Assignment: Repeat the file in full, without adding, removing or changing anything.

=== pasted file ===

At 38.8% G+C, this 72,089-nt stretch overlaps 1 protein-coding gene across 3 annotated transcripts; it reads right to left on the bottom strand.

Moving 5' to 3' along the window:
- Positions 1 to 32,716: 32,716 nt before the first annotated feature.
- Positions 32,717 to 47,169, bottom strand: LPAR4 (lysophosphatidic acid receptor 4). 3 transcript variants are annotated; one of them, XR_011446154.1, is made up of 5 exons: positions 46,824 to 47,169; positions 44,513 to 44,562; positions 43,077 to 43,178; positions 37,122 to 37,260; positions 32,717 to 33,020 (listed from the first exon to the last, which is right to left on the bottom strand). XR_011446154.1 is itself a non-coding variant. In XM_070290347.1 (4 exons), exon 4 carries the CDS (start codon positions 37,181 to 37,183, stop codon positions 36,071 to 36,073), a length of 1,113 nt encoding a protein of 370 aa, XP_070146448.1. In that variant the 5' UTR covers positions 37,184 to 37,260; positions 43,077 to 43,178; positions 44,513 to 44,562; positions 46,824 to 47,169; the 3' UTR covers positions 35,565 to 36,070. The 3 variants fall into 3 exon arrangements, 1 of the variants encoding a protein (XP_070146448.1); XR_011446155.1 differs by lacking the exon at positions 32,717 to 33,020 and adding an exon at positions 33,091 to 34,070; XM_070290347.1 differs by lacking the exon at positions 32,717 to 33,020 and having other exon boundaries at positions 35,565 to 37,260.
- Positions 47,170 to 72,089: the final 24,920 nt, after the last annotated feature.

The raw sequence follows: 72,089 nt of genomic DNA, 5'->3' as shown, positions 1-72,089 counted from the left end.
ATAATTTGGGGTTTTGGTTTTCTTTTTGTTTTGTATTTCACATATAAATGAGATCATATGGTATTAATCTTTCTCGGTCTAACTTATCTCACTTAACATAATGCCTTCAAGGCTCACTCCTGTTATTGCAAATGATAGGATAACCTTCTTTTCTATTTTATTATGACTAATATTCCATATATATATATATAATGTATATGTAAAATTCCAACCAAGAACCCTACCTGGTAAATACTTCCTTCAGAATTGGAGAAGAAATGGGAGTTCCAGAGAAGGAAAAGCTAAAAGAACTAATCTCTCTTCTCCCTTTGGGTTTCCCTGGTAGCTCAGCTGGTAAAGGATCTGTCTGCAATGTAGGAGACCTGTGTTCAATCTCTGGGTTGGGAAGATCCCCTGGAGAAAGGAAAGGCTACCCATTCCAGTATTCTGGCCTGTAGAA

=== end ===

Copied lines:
At 38.8% G+C, this 72,089-nt stretch overlaps 1 protein-coding gene across 3 annotated transcripts; it reads right to left on the bottom strand.

Moving 5' to 3' along the window:
- Positions 1 to 32,716: 32,716 nt before the first annotated feature.
- Positions 32,717 to 47,169, bottom strand: LPAR4 (lysophosphatidic acid receptor 4). 3 transcript variants are annotated; one of them, XR_011446154.1, is made up of 5 exons: positions 46,824 to 47,169; positions 44,513 to 44,562; positions 43,077 to 43,178; positions 37,122 to 37,260; positions 32,717 to 33,020 (listed from the first exon to the last, which is right to left on the bottom strand). XR_011446154.1 is itself a non-coding variant. In XM_070290347.1 (4 exons), exon 4 carries the CDS (start codon positions 37,181 to 37,183, stop codon positions 36,071 to 36,073), a length of 1,113 nt encoding a protein of 370 aa, XP_070146448.1. In that variant the 5' UTR covers positions 37,184 to 37,260; positions 43,077 to 43,178; positions 44,513 to 44,562; positions 46,824 to 47,169; the 3' UTR covers positions 35,565 to 36,070. The 3 variants fall into 3 exon arrangements, 1 of the variants encoding a protein (XP_070146448.1); XR_011446155.1 differs by lacking the exon at positions 32,717 to 33,020 and adding an exon at positions 33,091 to 34,070; XM_070290347.1 differs by lacking the exon at positions 32,717 to 33,020 and having other exon boundaries at positions 35,565 to 37,260.
- Positions 47,170 to 72,089: the final 24,920 nt, after the last annotated feature.

The raw sequence follows: 72,089 nt of genomic DNA, 5'->3' as shown, positions 1-72,089 counted from the left end.
ATAATTTGGGGTTTTGGTTTTCTTTTTGTTTTGTATTTCACATATAAATGAGATCATATGGTATTAATCTTTCTCGGTCTAACTTATCTCACTTAACATAATGCCTTCAAGGCTCACTCCTGTTATTGCAAATGATAGGATAACCTTCTTTTCTATTTTATTATGACTAATATTCCATATATATATATATAATGTATATGTAAAATTCCAACCAAGAACCCTACCTGGTAAATACTTCCTTCAGAATTGGAGAAGAAATGGGAGTTCCAGAGAAGGAAAAGCTAAAAGAACTAATCTCTCTTCTCCCTTTGGGTTTCCCTGGTAGCTCAGCTGGTAAAGGATCTGTCTGCAATGTAGGAGACCTGTGTTCAATCTCTGGGTTGGGAAGATCCCCTGGAGAAAGGAAAGGCTACCCATTCCAGTATTCTGGCCTGTAGAA